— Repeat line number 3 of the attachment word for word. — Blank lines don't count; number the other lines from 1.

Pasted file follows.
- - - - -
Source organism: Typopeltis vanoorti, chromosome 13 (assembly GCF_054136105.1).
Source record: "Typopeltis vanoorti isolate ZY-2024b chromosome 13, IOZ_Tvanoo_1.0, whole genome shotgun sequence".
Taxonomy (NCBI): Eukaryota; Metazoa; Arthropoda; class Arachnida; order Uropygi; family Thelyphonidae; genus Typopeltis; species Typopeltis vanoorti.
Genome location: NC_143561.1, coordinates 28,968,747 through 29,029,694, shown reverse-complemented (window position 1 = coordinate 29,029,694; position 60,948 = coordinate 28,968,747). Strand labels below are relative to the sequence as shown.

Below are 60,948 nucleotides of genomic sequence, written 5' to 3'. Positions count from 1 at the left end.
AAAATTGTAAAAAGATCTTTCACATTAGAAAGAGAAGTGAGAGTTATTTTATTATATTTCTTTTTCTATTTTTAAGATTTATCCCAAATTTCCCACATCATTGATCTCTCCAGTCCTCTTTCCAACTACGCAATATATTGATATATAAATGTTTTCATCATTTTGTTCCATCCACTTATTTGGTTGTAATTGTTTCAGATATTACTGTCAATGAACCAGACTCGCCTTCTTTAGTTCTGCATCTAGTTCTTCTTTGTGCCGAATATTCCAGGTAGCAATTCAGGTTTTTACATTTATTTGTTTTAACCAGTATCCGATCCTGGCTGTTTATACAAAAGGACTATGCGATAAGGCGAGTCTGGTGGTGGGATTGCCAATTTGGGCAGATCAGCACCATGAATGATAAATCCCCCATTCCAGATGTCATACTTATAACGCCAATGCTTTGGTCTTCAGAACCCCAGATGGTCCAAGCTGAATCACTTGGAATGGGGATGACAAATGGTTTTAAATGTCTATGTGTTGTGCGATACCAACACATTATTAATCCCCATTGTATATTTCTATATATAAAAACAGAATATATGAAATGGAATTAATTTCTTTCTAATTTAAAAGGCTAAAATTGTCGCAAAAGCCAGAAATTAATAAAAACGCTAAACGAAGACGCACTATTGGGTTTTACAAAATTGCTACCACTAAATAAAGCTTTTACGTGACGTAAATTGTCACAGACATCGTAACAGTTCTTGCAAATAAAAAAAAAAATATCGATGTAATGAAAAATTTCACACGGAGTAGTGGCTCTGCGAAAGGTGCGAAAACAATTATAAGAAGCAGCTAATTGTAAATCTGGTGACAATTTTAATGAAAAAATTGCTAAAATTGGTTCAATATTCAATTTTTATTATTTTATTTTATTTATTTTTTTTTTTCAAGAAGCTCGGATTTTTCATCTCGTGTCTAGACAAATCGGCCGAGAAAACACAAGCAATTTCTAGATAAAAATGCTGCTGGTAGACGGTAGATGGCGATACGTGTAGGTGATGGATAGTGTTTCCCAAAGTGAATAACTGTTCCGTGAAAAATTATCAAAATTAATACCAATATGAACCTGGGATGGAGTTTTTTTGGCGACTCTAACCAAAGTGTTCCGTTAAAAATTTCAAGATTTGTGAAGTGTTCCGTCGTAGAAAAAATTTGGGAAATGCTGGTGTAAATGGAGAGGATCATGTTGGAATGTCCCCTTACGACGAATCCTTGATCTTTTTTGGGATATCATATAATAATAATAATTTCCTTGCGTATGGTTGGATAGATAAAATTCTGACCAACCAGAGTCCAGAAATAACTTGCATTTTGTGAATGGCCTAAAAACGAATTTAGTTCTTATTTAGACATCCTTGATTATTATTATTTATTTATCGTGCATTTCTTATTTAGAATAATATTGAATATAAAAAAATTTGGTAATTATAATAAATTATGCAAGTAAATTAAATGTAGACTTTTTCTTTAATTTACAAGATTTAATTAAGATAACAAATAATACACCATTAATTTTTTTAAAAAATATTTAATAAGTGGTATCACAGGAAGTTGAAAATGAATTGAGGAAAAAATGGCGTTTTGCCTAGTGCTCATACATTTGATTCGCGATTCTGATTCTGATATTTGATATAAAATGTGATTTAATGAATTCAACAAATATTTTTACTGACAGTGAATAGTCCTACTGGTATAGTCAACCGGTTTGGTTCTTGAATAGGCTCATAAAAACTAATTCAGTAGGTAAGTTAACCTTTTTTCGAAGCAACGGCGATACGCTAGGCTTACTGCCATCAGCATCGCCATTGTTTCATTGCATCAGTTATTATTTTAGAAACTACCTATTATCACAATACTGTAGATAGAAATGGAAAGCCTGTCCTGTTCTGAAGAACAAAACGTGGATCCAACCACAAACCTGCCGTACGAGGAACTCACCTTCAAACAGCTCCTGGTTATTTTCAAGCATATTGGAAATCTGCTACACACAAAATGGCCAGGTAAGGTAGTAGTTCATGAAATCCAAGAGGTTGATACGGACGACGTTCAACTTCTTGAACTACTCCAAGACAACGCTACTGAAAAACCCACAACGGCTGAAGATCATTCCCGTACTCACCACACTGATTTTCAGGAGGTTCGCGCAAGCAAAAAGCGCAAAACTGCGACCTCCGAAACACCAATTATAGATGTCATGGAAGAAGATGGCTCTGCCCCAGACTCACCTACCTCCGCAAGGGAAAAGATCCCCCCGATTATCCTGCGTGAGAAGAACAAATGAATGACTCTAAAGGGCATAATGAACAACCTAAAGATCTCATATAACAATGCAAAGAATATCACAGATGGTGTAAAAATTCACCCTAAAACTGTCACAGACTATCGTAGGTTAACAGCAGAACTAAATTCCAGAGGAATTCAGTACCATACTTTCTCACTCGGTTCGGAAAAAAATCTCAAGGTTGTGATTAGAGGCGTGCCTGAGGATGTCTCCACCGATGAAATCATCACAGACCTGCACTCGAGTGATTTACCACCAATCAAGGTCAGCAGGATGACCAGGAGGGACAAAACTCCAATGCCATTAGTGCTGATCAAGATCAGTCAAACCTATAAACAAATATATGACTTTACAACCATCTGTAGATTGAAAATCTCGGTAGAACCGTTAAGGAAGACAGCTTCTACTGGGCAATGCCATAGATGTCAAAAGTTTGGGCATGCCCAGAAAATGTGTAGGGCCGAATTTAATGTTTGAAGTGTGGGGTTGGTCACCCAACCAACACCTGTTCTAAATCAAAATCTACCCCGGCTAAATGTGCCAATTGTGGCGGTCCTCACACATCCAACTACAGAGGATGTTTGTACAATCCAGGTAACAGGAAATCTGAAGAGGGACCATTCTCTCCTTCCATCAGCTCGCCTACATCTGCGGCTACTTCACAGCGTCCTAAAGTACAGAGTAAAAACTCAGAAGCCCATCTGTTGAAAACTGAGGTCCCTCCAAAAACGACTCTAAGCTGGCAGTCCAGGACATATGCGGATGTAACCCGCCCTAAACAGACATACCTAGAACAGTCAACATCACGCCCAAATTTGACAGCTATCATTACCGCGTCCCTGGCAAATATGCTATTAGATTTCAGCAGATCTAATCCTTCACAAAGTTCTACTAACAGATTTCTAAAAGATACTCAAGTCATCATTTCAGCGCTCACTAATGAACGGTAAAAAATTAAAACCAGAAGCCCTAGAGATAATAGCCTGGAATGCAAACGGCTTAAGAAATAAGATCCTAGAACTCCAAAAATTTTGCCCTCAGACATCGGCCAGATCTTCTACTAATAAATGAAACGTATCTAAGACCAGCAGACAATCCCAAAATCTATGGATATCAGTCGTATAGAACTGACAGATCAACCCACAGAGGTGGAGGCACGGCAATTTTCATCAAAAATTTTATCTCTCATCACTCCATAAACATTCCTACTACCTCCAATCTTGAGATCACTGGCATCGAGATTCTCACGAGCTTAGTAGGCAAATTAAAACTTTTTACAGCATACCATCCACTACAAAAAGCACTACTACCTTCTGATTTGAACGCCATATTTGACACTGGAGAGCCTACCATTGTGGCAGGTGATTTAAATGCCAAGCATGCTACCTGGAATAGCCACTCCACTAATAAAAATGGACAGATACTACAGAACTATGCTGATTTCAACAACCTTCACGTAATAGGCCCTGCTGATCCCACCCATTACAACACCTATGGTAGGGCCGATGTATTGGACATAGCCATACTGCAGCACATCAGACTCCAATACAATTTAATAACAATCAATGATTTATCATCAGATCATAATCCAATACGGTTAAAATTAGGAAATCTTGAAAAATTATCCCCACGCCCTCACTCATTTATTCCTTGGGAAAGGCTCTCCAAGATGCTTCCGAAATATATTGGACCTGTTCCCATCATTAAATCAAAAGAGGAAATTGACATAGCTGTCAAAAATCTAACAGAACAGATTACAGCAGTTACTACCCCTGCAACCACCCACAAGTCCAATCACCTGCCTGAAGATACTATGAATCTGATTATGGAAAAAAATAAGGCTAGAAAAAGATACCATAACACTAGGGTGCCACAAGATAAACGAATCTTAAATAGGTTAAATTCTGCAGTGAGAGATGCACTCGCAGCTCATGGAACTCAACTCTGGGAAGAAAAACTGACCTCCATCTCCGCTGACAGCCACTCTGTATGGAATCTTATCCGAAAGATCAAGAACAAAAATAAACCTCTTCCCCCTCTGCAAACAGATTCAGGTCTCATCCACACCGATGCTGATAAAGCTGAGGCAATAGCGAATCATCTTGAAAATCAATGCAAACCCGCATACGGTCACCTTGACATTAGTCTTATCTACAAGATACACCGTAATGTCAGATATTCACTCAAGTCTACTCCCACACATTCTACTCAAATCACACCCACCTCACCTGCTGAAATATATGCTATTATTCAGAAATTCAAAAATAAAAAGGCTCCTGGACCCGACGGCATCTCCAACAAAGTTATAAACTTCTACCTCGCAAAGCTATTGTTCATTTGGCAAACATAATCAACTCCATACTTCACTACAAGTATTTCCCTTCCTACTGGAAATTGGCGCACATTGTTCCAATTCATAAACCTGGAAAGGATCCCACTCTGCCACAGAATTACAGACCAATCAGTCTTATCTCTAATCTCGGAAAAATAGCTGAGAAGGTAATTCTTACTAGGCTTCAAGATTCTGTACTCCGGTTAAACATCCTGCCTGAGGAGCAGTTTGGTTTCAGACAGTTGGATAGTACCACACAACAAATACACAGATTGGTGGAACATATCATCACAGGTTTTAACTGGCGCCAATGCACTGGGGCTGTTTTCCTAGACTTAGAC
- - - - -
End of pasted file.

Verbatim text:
Taxonomy (NCBI): Eukaryota; Metazoa; Arthropoda; class Arachnida; order Uropygi; family Thelyphonidae; genus Typopeltis; species Typopeltis vanoorti.